WATCH: ‘She’s white!’ Miss SA Natasha Joubert gets a proper Coconut Kelz welcome

Lesego Thlabi aka ‘Coconut Kelz’. Picture: Instagram

Lesego Thlabi aka ‘Coconut Kelz’. Picture: Instagram

Published Aug 15, 2023


Just a day after Natasha Joubert was crowned Miss South Africa, online users were earnestly Googling her race.

The fan favourite had been tipped to take the crown after narrowly losing out on the prestigious title in 2020.

Not one to be left behind when it comes to all things pop culture and controversial, local satirist and comedian Lesego Tlhabi, AKA Coconut Kelz, joined the conversation and brought her sense of humour to her online community.

Taking to TikTok, dressed in a pink gown and blonde weave, the TV personality was completely in character.

"Guys, she’s white," squealed Kelz in response to Joubert winning the Miss SA title.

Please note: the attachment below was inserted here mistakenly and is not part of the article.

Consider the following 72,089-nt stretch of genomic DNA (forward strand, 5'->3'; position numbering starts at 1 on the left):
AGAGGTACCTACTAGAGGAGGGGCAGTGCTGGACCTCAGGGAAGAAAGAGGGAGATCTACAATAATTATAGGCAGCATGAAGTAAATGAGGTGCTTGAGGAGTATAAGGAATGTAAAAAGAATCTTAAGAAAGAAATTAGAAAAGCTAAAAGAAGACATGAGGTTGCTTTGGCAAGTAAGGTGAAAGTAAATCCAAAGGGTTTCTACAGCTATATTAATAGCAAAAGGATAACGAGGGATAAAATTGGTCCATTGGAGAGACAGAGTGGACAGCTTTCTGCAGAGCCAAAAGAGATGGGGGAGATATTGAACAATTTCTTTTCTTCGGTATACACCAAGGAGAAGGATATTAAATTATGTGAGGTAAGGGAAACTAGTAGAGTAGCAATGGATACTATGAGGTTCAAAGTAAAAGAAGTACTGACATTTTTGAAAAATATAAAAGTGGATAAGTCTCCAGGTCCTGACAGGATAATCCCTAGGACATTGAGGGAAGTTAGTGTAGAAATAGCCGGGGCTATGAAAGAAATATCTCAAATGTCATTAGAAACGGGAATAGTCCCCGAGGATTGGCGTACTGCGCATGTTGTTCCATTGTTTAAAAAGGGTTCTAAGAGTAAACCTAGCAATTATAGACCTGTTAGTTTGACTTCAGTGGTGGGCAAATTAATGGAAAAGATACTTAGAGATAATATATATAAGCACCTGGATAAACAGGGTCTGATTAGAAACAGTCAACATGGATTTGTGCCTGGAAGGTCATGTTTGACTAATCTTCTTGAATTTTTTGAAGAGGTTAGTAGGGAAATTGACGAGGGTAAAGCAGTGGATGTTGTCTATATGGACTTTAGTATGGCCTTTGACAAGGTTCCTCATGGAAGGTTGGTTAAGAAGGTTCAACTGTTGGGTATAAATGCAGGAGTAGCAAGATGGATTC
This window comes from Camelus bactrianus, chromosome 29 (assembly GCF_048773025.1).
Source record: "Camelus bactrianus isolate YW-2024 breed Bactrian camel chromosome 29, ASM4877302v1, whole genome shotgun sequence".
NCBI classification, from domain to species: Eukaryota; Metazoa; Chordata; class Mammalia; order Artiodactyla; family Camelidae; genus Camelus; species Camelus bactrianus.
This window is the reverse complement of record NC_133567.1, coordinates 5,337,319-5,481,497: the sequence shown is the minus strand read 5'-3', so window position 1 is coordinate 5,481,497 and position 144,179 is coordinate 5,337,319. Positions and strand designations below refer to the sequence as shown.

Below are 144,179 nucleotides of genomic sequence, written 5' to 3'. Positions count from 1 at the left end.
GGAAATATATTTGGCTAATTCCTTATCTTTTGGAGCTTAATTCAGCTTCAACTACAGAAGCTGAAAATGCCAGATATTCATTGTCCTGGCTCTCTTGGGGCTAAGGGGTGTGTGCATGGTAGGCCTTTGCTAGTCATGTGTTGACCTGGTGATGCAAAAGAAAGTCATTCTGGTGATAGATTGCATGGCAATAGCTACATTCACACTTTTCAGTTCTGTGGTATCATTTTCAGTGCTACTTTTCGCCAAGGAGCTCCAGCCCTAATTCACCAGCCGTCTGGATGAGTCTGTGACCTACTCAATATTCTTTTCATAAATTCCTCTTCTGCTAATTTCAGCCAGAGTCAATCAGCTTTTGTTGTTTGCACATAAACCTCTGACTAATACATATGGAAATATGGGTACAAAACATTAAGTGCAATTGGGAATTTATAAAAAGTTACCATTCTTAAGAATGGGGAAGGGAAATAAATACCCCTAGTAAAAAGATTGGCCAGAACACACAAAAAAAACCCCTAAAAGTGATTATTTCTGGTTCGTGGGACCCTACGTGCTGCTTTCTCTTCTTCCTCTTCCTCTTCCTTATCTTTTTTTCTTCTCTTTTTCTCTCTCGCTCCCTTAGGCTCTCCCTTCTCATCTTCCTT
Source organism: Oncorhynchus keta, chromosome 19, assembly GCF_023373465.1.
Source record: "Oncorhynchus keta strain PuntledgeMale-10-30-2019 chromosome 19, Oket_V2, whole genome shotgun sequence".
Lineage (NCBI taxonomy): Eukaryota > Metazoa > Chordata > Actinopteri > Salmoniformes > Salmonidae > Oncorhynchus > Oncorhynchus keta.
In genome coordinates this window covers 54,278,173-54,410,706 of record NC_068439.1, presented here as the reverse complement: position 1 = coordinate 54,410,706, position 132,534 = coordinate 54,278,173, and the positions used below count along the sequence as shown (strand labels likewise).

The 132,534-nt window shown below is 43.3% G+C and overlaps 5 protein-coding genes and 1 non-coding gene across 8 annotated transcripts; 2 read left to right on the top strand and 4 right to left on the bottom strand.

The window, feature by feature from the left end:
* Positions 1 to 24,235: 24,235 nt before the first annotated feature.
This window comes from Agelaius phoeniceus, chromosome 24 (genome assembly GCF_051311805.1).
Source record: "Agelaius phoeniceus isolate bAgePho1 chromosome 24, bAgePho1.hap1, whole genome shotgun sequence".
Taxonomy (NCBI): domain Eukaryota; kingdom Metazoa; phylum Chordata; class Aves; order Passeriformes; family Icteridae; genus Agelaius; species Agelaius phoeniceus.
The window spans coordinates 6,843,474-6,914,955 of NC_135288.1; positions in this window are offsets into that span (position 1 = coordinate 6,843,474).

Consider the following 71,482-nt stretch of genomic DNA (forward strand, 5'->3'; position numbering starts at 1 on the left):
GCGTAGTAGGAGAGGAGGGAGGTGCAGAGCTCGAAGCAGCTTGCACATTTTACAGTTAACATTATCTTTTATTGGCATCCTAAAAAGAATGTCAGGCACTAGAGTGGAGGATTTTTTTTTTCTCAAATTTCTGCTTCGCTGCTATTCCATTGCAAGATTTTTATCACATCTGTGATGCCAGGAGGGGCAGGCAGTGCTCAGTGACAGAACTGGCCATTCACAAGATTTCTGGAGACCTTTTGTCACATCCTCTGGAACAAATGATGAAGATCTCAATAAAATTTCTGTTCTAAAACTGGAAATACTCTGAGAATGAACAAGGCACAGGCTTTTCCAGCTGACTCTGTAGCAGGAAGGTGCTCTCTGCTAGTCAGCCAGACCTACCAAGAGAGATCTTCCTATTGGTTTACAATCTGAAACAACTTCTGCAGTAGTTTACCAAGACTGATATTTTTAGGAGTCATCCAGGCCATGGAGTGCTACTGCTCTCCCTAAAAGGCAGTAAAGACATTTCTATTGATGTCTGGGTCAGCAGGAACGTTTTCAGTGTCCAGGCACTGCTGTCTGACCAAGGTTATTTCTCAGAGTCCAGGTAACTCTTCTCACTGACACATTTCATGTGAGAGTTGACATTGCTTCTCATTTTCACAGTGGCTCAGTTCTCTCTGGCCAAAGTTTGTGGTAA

"Finally, I feel represented. I feel seen," she added.

Throwing shade at former Miss Universe Zozibini Tunzi, she said, "It’s been a couple of years. There was this girl, Zozi, Zinzi - she won Miss Universe."

Referring to Tunzi’s hairstyle, Kelz explained, "She has a German cut. I’ve even lived in Germany for a year, guys. I’ve never seen people with that hair in Germany."


Howzit guys 🩷![CDATA[]]>💐

♬ original sound - lesego_tlhabi

Jumping back to Joubert, Kelz delighted in Miss SA’s sparkling blue eyes, "just like mine."

Kelz lost the plot when trying to congratulate Joubert in Afrikaans. "Congratulations, my skat."

Veering off course, she got into the Cape Town taxi strike and blamed the EFF and ANC for causing chaos.

Tlhabi’s alter ego managed to go viral with yet another on-point post. The comments were just as funny as the skit.

"Not the German cut chat," howled KEFILOE, while meandnorman added, "the mirror reflection is so loud and so accurate, it's painful to watch ourselves. thank you, blessings."

Tlhabi created Coconut Kelz when she started vlogging on YouTube, while writing for TV and working as a DJ.

During a Mail & Guardian interview in 2020, she viewed the over-the-top character as a way to "play these [racist] sentiments back to them [white girls] in a funny way so they'd actually listen and not get defensive."